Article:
23.  In this regard, the implied consent statute has two components, both of which are reasonable. It is reasonable for the Legislature to condition its grant of the privilege of driving on a person's agreement to submit to breath testing if arrested for OVUII. It is also reasonable for the Legislature to enforce that bargain by imposing penalties on a driver who refuses to honor his or her agreement.

24.  Although the dissipation of alcohol in the bloodstream does not establish a per se exigent-circumstances exception to the warrant requirement for nonconsensual blood draws, McNeely, 133 S. Ct at 1556, 1563, it does impose time constraints on the government with respect to obtaining the results of a breath test.

25.  In Hanson, an airline passenger submitted a toolbox for inspection, but refused to consent to a security officer's request to search a plastic bag wrapped in duct tape found in the toolbox. Hanson, 97 Hawai‘i at 72, 34 P.3d at 2. The security officer opened the plastic bag and found a handgun, which led to Hanson's prosecution for a firearms offense. Id.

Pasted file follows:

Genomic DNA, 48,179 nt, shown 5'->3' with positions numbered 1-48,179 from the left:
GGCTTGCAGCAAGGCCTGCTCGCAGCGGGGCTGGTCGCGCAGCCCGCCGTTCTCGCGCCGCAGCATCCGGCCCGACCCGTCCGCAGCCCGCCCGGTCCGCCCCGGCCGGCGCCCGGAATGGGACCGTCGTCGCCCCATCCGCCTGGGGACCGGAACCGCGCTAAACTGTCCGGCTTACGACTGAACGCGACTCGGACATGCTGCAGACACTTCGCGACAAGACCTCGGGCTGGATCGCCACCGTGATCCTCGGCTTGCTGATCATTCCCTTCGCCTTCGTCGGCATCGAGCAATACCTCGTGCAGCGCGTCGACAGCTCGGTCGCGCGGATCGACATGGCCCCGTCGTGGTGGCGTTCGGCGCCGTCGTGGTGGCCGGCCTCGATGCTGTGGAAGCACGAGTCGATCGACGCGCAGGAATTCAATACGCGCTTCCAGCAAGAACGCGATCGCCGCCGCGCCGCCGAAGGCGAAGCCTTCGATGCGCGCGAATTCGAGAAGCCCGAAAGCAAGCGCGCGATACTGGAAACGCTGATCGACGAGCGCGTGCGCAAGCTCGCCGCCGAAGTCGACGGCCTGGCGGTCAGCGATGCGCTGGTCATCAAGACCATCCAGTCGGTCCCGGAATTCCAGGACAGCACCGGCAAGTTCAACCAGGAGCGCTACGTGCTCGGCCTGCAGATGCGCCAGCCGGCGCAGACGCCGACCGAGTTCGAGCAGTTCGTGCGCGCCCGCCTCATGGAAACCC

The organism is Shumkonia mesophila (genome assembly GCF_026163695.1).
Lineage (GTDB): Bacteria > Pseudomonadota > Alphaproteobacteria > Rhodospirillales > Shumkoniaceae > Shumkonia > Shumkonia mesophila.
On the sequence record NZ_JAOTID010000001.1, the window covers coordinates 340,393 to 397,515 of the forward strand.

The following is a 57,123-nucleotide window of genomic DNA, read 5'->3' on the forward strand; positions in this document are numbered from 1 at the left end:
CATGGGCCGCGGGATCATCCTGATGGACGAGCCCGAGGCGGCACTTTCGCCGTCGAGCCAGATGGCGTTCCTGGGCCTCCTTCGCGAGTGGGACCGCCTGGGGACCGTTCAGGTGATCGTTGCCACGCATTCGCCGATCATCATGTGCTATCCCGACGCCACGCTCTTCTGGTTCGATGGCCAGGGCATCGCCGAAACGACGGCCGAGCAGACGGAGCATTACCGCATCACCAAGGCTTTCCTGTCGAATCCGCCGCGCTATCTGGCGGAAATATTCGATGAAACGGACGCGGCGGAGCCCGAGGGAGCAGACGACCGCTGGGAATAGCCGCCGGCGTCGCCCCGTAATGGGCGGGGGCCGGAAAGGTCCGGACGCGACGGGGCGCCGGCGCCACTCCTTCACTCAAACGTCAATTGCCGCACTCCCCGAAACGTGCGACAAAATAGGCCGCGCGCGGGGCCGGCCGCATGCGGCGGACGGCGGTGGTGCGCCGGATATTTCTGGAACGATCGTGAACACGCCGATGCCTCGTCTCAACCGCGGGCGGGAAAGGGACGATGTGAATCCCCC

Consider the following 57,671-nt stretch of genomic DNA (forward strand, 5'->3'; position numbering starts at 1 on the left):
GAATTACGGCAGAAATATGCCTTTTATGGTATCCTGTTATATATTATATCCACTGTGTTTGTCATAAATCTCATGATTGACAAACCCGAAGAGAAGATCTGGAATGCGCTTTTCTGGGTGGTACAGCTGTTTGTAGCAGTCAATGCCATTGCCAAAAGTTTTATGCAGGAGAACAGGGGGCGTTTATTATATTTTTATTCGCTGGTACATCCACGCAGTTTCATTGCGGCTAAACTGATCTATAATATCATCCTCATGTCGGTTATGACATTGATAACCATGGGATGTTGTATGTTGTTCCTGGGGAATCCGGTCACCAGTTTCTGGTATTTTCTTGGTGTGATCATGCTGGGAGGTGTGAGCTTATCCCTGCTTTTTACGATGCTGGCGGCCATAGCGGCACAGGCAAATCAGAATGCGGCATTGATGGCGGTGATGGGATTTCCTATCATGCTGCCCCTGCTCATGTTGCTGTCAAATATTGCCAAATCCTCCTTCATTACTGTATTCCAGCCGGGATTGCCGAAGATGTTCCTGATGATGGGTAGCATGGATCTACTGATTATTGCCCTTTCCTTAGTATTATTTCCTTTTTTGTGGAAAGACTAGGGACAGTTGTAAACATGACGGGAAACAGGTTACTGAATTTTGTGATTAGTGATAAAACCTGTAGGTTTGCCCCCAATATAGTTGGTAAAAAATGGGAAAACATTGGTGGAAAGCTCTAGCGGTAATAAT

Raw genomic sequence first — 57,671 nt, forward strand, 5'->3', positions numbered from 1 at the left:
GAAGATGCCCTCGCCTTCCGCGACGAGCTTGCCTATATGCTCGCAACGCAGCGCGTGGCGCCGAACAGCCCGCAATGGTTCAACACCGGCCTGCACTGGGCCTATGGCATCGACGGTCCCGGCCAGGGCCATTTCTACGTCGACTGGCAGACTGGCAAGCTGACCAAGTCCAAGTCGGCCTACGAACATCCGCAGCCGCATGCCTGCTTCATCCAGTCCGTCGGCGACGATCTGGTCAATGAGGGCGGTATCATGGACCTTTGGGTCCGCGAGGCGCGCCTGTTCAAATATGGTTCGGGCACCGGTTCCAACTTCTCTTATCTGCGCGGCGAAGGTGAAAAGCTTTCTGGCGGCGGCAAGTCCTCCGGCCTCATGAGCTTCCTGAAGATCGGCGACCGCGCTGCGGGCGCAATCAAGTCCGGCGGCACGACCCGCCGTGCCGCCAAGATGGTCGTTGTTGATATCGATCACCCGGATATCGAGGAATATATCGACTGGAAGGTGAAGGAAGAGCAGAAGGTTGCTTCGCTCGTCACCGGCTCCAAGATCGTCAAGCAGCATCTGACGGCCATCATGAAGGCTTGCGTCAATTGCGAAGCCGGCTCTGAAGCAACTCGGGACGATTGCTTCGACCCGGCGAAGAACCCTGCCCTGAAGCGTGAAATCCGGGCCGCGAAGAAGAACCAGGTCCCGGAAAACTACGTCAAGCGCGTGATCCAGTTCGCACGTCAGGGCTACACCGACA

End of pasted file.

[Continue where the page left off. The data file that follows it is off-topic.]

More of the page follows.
26.  We note that courts from other jurisdictions have also held that a warrantless breath test obtained from an OVUII arrestee is a valid search incident to arrest. See United States v. Reid, 929 F.2d 990, 994 (4th Cir.1991); Burnett v. Municipality of Anchorage, 634 F.Supp. 1029, 1037 (D.Alaska 1986), aff'd 806 F .2d 1447, 1449–50 (9th Cir.1986); Svedlund, 671 P.2d at 384.

27.  Although Won challenges the constitutionality of HRS § 291E–68, he notes that HRS § 291E–15 only requires the police to advise an OVUII arrestee of the sanctions for refusing testing after an initial refusal, and he states that his agreement to a breath test would have been valid if it came in response to an initial inquiry that did not mention the sanctions for refusal. In light of our analysis, we need not distinguish between an initial inquiry regarding testing and an inquiry following an initial refusal under HRS § 291E–15 in evaluating the constitutionality of HRS § 291E–68.